Skip to main content

Critical Thinking Essays and Websites

If you want to see passion, watch a creation v evolution debate. In the Bill Nye v Ken Ham debate, the inventor of the MRI scanner was very passionate about special creation and a young earth. Watch almost any creation v evolution debate and you will see many very passionate people arguing for creation and against evolution. For even more passion, watch a pro-choice demonstration and observe the interaction between the pro-choicers and the anti-abortionists. Just as appeal to authority is a fallacy so is appeal to passion.

One thing that all sides should agree on is that humans are masters at rationalization. This was very evident in the Nye-Ham creation v evolution debate when Ken Ham was explaining a young earth that was specially created by Jehovah. Ham quoted many facts but then took the facts and distorted them to fit in to his predetermined beliefs. The audience at the debate was also skilled at rationalization. Critical thinkers can usually give many examples of fallacious reasoning such as appeal to authority and post hos ergo propter hoc that they have witnessed on any given day. The problem with critical thinking is applying it to oneself. In any given controversy, each side will say it has critical thinking on its side just as each will probably say it has science on its side. These are unsubstantiated claims and should be treated as such. The answer as to who is right lies in examining the evidence. Massimo Pigliucci addresses this:

A recurring theme of this book is that one cannot simply trust authority no matter how, well, authoritative it may appear to be. There is, unfortunately, no shortcut to using one's brain and critical sense and doing some background research before taking a position. [1] p90

Alan Sokal is Professor of Physics at New York University and Professor of Mathematics at University College London. He is also author of the 1996 article titled “Transgressing the Boundaries: Toward a Transformative Hermeneutics of Quantum Gravity,” which was published in the cultural studies journal Social Text. The article was a nonsensical parody of certain aspects of Post-Modernism and exposed much of Post-Modernisms for its lack of meaning and irrelevancy.

Sokal has published three essays on the website Scientia Salon, which was founded by Massimo Pigliucci.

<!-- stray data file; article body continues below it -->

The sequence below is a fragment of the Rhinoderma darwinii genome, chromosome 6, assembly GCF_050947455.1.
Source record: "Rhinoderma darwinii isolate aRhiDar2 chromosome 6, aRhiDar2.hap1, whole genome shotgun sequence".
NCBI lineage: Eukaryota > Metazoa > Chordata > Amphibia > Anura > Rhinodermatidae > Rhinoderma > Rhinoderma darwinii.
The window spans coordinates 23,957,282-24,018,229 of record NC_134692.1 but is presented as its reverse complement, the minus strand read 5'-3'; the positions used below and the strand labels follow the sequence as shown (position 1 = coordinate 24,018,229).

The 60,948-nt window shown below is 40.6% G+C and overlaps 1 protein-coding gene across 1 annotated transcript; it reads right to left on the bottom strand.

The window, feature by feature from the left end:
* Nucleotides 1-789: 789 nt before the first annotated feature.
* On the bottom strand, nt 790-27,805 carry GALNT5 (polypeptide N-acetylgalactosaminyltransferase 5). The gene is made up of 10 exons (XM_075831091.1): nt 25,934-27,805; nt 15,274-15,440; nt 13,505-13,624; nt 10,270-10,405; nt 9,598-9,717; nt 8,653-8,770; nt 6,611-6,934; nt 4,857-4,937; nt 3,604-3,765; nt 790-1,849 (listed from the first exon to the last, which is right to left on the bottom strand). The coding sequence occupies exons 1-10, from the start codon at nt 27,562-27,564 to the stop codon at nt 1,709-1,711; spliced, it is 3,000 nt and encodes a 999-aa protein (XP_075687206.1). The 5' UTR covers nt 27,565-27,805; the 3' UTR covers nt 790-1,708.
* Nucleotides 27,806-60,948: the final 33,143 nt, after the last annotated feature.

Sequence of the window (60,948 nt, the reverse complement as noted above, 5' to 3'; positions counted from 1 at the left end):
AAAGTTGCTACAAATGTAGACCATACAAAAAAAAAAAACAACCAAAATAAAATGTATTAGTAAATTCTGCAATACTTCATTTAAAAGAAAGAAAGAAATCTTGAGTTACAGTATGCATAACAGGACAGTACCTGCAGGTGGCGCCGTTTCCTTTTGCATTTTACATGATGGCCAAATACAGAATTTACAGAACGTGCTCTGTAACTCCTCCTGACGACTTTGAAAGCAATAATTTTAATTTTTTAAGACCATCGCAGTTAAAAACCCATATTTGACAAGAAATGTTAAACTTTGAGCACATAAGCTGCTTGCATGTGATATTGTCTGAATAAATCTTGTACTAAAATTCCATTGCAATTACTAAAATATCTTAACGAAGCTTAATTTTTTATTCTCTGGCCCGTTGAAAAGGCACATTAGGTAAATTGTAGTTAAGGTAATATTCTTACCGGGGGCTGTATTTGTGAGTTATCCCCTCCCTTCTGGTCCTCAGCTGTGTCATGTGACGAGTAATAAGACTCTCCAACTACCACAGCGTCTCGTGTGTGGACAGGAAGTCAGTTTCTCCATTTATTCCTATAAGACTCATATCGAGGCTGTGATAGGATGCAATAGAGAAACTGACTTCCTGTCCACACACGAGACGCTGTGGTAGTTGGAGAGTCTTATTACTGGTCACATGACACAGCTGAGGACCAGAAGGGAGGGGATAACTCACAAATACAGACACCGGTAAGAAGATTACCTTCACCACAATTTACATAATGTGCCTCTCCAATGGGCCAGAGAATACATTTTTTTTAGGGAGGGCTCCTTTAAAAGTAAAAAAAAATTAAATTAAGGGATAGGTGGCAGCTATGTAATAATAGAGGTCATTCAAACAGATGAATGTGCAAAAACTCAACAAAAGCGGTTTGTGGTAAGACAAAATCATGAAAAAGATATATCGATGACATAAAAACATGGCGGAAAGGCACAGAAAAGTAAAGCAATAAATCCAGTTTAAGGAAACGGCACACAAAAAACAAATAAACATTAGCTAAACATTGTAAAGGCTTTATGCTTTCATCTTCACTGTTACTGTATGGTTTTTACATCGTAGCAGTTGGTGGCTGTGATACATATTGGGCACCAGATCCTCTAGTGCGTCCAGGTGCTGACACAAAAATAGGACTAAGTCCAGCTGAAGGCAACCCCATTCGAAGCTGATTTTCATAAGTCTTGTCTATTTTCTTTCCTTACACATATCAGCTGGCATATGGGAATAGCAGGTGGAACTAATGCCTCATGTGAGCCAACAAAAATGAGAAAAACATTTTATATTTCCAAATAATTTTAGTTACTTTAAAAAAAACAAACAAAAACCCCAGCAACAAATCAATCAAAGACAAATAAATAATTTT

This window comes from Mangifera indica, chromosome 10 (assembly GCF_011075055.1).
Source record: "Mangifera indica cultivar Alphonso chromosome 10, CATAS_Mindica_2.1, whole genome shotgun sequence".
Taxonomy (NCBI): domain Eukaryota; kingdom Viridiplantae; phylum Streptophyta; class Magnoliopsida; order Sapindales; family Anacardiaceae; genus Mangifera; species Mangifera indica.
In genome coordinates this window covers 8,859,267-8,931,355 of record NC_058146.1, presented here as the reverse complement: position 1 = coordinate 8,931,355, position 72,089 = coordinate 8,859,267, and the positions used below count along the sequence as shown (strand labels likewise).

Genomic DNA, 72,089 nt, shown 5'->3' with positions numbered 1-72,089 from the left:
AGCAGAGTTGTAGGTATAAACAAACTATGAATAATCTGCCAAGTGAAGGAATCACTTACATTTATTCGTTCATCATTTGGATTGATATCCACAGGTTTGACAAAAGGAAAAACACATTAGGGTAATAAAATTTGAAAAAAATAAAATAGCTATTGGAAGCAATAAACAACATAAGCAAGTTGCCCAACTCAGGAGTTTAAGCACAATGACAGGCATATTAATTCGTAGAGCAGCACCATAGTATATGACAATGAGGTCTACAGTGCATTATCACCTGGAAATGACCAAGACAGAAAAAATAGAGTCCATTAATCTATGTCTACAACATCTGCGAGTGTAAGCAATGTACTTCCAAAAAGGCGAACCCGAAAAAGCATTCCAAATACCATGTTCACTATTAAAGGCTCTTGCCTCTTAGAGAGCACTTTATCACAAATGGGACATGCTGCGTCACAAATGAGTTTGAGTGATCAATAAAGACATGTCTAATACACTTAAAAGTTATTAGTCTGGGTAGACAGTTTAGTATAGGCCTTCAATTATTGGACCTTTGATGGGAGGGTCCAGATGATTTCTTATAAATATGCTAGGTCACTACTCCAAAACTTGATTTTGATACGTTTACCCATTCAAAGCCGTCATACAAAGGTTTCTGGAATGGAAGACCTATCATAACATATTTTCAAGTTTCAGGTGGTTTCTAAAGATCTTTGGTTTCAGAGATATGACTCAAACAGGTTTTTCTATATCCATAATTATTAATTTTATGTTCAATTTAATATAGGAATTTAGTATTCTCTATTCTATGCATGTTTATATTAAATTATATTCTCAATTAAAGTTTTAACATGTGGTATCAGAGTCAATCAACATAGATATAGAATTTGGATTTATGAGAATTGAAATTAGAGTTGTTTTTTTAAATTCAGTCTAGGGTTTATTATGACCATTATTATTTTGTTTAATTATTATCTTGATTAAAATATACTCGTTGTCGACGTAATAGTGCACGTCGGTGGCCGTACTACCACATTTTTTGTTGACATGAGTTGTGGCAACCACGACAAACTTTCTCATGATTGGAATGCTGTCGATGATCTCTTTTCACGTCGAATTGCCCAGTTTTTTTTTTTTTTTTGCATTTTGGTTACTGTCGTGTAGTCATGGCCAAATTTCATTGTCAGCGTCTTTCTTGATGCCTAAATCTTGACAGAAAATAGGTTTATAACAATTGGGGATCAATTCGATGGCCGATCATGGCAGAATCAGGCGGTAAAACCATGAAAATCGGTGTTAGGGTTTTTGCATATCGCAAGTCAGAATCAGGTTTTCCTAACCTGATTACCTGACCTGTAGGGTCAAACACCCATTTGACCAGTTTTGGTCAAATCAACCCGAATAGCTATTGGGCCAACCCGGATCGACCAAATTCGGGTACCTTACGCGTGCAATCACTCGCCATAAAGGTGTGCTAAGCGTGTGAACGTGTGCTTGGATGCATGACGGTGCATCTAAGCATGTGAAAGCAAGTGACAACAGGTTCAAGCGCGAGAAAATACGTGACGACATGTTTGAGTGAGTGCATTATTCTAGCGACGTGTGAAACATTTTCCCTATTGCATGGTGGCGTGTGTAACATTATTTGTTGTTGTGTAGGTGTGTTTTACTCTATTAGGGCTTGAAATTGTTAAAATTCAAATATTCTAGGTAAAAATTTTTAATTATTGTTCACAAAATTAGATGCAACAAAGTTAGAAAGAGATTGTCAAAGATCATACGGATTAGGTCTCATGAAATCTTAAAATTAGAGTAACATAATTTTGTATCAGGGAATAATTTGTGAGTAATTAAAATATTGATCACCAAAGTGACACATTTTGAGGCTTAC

If you are interested in critical thinking and science, I strongly recommend the three essays. They contain many points relevant to my position on animal models.

Also on the same website is an article titled: “The strange phenomenon of the cult of facts: three case studies,” by Massimo Pigliucci. I quote from many of Pigliucci’s books and articles and recommend pretty much anything he writes.

A related website is Clearer Thinking. From the website:

Our brains are incredible machines. By using our reason and intuition, we can process complex situations and make excellent decisions most of the time.

But our brains don’t work perfectly. From time to time we all make reasoning errors, and we all make decisions that aren’t the best for achieving our goals. In fact, it is now known that there are certain systematic biases built into the structure of all human brains. Disturbingly, most of the time they operate without us even being aware of them. To date, psychologists, neuroscientists and economists have discovered more than 30 of these biases that regularly occur in human thinking and decision-making.

In order to discuss animal models, from an ethical or scientific perspective, one needs to understand the concepts discussed on these and related websites (see here and here and here). I assure you most of the people that you will argue against do not understand these concepts or have never studied the issue.

Photo courtesy Wikipedia Commons.


1.         Pigliucci, M., Nonsense on Stilts: How to Tell Science from Bunk. 2010, Chicago: University of Chicago Press. 


Popular Video